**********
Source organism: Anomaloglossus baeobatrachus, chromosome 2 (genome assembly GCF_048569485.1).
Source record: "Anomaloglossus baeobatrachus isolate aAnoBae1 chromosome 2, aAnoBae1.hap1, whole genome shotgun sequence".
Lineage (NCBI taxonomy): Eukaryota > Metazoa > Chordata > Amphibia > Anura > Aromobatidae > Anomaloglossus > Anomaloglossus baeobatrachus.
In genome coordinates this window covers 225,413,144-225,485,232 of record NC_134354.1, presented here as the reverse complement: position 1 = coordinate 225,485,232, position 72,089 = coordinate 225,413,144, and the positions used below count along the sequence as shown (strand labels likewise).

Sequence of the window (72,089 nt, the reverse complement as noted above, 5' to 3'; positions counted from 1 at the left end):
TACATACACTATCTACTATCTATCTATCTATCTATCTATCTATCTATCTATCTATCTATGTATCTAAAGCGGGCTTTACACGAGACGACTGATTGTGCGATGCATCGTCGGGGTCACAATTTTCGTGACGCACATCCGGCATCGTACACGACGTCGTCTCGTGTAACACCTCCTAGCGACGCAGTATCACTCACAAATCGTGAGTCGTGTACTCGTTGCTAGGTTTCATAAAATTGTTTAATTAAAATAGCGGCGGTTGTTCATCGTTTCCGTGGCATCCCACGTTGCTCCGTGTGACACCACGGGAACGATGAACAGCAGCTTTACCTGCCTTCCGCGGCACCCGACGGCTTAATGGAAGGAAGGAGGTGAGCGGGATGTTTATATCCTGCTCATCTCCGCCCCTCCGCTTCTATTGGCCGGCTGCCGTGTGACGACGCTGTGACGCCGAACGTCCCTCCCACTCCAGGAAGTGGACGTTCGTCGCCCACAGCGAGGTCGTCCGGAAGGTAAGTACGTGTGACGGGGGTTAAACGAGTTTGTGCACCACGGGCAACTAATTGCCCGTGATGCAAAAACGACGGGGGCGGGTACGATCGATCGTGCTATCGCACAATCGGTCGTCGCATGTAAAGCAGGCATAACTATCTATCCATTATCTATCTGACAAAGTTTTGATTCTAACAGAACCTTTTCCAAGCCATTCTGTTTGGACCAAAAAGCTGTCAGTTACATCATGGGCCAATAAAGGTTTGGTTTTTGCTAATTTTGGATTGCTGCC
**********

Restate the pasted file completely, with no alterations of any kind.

Source organism: Anomaloglossus baeobatrachus, chromosome 2 (genome assembly GCF_048569485.1).
Source record: "Anomaloglossus baeobatrachus isolate aAnoBae1 chromosome 2, aAnoBae1.hap1, whole genome shotgun sequence".
Lineage (NCBI taxonomy): Eukaryota > Metazoa > Chordata > Amphibia > Anura > Aromobatidae > Anomaloglossus > Anomaloglossus baeobatrachus.
In genome coordinates this window covers 225,413,144-225,485,232 of record NC_134354.1, presented here as the reverse complement: position 1 = coordinate 225,485,232, position 72,089 = coordinate 225,413,144, and the positions used below count along the sequence as shown (strand labels likewise).

Sequence of the window (72,089 nt, the reverse complement as noted above, 5' to 3'; positions counted from 1 at the left end):
TACATACACTATCTACTATCTATCTATCTATCTATCTATCTATCTATCTATCTATCTATGTATCTAAAGCGGGCTTTACACGAGACGACTGATTGTGCGATGCATCGTCGGGGTCACAATTTTCGTGACGCACATCCGGCATCGTACACGACGTCGTCTCGTGTAACACCTCCTAGCGACGCAGTATCACTCACAAATCGTGAGTCGTGTACTCGTTGCTAGGTTTCATAAAATTGTTTAATTAAAATAGCGGCGGTTGTTCATCGTTTCCGTGGCATCCCACGTTGCTCCGTGTGACACCACGGGAACGATGAACAGCAGCTTTACCTGCCTTCCGCGGCACCCGACGGCTTAATGGAAGGAAGGAGGTGAGCGGGATGTTTATATCCTGCTCATCTCCGCCCCTCCGCTTCTATTGGCCGGCTGCCGTGTGACGACGCTGTGACGCCGAACGTCCCTCCCACTCCAGGAAGTGGACGTTCGTCGCCCACAGCGAGGTCGTCCGGAAGGTAAGTACGTGTGACGGGGGTTAAACGAGTTTGTGCACCACGGGCAACTAATTGCCCGTGATGCAAAAACGACGGGGGCGGGTACGATCGATCGTGCTATCGCACAATCGGTCGTCGCATGTAAAGCAGGCATAACTATCTATCCATTATCTATCTGACAAAGTTTTGATTCTAACAGAACCTTTTCCAAGCCATTCTGTTTGGACCAAAAAGCTGTCAGTTACATCATGGGCCAATAAAGGTTTGGTTTTTGCTAATTTTGGATTGCTGCC